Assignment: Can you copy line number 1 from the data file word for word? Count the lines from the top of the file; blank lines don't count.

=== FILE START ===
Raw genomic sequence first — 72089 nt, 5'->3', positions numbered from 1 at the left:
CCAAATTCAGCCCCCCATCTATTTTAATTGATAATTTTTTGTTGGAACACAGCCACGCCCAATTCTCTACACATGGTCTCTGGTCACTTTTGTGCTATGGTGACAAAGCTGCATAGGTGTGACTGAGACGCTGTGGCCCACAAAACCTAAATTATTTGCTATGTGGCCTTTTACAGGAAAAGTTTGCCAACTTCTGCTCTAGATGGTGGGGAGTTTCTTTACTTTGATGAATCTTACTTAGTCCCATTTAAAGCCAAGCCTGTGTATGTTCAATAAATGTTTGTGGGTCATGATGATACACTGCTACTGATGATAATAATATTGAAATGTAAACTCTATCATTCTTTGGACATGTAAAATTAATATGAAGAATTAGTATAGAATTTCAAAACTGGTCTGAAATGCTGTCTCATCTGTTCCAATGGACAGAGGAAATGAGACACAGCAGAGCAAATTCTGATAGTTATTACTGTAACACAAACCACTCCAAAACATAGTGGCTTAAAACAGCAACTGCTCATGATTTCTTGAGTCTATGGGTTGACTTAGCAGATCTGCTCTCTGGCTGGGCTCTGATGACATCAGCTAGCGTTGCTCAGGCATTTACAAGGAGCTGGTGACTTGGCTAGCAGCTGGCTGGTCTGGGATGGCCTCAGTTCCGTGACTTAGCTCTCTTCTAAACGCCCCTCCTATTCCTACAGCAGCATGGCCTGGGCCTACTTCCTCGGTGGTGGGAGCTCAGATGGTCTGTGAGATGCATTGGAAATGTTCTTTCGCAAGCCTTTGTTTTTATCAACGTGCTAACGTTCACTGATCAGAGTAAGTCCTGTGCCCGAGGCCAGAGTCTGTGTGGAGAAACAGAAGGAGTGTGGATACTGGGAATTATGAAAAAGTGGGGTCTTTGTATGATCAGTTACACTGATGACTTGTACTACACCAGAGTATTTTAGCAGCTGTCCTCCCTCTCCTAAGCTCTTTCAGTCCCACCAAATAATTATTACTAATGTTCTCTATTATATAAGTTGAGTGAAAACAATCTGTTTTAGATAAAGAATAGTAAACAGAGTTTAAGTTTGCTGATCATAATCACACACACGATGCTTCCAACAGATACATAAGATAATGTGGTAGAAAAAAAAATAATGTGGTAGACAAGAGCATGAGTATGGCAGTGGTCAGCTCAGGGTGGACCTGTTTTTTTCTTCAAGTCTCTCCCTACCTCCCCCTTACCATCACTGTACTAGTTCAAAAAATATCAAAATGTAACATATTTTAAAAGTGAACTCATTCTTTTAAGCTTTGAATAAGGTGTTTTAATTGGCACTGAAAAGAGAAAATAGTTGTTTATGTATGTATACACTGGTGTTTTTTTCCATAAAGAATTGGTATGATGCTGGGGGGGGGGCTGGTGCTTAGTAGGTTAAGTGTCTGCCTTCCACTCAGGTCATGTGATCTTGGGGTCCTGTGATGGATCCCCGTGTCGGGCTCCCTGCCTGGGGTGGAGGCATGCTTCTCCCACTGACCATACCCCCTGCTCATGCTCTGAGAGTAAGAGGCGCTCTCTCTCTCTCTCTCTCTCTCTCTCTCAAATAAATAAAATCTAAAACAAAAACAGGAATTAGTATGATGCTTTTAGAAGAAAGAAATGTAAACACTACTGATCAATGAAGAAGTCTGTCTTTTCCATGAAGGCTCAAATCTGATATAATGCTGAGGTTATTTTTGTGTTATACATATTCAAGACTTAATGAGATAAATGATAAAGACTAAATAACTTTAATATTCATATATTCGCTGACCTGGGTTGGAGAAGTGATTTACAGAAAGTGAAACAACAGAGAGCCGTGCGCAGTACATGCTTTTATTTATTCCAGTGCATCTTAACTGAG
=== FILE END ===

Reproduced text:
Raw genomic sequence first — 72089 nt, 5'->3', positions numbered from 1 at the left: